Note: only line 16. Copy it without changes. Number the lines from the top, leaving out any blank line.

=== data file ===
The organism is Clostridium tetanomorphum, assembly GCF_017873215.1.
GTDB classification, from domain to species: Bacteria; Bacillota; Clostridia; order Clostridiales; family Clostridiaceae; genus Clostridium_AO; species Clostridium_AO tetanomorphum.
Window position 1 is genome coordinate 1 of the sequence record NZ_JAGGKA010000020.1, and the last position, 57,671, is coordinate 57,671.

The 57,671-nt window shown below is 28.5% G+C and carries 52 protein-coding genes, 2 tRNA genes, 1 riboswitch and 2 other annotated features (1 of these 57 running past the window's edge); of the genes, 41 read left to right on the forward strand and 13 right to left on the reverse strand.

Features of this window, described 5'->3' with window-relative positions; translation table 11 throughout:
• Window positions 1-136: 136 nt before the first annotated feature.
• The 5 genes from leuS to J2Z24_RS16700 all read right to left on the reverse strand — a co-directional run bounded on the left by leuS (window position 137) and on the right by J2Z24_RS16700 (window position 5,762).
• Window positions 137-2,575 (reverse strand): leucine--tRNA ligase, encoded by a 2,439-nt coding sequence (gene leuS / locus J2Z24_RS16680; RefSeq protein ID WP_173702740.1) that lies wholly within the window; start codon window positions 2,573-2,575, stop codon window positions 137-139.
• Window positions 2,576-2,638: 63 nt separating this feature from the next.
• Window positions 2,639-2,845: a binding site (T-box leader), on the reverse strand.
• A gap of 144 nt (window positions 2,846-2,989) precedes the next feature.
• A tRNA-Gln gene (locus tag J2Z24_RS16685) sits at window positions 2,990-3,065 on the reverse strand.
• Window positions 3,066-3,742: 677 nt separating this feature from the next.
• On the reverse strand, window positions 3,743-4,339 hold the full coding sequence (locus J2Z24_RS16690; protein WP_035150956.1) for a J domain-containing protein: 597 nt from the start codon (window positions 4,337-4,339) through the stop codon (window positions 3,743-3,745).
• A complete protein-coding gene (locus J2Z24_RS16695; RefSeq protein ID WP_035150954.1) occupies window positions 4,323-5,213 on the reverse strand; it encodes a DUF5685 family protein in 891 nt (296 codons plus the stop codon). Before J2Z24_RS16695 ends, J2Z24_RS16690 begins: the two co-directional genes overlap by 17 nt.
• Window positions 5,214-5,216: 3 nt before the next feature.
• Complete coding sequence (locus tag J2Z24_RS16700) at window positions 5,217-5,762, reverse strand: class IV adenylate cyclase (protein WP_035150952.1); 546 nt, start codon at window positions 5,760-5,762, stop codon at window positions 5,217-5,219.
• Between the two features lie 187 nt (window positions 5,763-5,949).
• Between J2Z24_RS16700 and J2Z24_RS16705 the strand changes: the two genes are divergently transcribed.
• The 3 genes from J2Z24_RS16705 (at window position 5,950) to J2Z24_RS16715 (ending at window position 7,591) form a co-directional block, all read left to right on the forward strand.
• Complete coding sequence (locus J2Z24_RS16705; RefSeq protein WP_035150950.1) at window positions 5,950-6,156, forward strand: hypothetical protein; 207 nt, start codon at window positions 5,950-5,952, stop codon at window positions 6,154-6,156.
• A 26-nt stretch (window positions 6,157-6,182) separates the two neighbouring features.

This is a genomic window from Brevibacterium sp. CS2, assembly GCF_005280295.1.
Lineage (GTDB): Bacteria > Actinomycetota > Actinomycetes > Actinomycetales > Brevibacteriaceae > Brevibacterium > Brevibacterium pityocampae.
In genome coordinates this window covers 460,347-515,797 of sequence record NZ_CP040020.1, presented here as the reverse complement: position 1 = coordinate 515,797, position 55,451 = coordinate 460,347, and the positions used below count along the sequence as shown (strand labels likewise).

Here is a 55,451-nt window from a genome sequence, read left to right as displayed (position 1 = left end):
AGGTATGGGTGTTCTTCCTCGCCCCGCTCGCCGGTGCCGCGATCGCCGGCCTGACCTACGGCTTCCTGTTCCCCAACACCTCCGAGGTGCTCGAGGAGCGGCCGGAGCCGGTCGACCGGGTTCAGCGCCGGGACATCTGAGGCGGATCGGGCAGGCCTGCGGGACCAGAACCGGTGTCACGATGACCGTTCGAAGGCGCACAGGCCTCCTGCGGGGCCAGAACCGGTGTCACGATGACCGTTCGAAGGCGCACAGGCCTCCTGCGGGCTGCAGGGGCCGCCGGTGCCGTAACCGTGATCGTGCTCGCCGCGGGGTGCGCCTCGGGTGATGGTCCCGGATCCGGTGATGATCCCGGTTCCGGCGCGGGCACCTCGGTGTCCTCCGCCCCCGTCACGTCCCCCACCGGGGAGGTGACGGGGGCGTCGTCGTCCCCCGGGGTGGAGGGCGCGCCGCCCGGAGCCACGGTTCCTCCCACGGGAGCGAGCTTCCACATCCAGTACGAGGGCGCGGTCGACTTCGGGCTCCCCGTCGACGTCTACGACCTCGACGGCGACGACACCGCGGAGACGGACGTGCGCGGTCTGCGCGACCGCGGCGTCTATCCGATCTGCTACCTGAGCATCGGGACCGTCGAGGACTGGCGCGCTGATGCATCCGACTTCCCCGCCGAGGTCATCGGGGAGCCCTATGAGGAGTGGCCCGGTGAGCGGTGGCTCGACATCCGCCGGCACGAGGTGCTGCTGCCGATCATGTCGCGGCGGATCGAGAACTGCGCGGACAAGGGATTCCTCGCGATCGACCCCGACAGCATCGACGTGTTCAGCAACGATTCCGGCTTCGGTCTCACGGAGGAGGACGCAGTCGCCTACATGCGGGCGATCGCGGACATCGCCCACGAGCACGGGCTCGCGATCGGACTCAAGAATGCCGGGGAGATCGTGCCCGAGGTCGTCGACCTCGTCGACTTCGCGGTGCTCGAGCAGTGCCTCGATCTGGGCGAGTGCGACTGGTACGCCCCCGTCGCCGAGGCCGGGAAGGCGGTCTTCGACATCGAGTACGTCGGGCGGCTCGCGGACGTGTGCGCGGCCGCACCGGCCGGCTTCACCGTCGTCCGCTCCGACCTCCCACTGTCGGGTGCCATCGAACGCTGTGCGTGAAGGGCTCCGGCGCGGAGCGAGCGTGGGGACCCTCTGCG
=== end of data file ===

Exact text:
• Window positions 5,214-5,216: 3 nt before the next feature.